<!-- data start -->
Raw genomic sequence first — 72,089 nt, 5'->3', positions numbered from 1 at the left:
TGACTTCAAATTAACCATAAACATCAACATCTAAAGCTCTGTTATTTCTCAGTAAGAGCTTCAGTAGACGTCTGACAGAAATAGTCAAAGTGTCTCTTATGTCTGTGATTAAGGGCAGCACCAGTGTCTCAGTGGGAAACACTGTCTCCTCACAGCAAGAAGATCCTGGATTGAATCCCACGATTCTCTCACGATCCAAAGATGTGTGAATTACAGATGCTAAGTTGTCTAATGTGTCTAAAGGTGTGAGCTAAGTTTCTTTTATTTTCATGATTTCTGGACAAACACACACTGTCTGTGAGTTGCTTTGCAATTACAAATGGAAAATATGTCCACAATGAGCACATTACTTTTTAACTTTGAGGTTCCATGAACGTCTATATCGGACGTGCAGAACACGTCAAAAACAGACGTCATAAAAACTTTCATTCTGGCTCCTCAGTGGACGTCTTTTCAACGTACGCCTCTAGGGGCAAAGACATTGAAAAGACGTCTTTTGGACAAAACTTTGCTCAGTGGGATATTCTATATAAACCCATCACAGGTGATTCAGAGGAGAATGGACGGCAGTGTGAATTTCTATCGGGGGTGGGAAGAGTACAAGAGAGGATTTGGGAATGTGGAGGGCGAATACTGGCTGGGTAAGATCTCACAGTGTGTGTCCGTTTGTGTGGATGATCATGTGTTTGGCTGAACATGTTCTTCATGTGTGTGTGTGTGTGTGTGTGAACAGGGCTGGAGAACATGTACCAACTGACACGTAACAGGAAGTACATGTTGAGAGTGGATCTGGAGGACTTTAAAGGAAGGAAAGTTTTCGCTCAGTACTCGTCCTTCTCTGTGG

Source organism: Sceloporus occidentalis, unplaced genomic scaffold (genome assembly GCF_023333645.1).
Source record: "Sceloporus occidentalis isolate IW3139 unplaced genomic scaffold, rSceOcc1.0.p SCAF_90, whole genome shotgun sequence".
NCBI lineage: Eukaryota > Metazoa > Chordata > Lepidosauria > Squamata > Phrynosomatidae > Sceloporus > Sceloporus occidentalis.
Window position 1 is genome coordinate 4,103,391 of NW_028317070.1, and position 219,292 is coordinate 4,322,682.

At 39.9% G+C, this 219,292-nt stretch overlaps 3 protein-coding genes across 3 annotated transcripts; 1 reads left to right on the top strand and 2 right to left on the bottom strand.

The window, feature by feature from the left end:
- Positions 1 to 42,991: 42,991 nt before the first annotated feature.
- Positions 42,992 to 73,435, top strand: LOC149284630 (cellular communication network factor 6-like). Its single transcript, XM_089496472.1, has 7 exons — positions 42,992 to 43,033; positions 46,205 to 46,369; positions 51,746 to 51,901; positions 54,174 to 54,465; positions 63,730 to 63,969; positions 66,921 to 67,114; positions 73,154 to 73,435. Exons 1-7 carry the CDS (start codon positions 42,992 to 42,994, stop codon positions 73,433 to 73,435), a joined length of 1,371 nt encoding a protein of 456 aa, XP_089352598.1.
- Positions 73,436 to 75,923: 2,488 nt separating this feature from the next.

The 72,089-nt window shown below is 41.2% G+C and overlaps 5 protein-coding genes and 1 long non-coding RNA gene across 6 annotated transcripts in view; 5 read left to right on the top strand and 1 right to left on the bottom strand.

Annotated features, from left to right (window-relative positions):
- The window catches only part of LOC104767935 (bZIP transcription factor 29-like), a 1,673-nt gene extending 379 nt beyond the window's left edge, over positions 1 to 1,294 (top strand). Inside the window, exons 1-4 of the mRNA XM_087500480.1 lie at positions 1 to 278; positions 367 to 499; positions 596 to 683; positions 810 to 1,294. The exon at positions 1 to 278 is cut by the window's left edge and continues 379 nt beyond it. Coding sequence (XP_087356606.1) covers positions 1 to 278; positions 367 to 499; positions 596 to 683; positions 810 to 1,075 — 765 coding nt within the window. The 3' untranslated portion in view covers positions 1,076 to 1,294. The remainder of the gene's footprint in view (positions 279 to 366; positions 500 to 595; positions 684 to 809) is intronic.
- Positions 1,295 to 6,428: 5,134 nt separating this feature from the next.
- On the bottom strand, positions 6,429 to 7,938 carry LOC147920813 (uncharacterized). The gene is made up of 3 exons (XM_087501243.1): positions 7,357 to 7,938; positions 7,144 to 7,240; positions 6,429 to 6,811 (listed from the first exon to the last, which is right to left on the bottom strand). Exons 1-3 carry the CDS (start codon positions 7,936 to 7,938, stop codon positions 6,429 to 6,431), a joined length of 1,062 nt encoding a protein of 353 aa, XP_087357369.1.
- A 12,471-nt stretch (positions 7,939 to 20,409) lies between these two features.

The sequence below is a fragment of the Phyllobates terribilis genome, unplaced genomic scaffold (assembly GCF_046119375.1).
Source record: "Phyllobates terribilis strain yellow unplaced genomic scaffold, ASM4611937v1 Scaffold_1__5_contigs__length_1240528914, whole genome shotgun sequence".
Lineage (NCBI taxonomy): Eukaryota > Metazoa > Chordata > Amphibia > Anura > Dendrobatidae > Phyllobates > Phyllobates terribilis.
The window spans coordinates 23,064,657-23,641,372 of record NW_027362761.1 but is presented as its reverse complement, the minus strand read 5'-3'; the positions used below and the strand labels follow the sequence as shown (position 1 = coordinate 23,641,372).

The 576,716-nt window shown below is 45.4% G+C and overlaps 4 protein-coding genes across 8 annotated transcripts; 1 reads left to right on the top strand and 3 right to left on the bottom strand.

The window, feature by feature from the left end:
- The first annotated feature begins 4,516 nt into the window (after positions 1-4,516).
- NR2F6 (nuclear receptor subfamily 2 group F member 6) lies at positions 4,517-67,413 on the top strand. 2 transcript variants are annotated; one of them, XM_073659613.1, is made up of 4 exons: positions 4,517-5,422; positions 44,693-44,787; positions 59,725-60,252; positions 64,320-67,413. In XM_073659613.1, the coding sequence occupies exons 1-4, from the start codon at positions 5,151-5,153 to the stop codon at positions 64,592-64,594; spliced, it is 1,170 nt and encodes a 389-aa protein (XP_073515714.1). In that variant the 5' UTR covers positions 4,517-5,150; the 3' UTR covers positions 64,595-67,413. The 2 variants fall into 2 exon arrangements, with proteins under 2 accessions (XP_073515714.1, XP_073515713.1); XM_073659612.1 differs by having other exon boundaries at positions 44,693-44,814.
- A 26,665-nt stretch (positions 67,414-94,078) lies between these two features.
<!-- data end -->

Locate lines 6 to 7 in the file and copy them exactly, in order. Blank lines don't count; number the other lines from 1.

Window position 1 is genome coordinate 4,103,391 of NW_028317070.1, and position 219,292 is coordinate 4,322,682.

At 39.9% G+C, this 219,292-nt stretch overlaps 3 protein-coding genes across 3 annotated transcripts; 1 reads left to right on the top strand and 2 right to left on the bottom strand.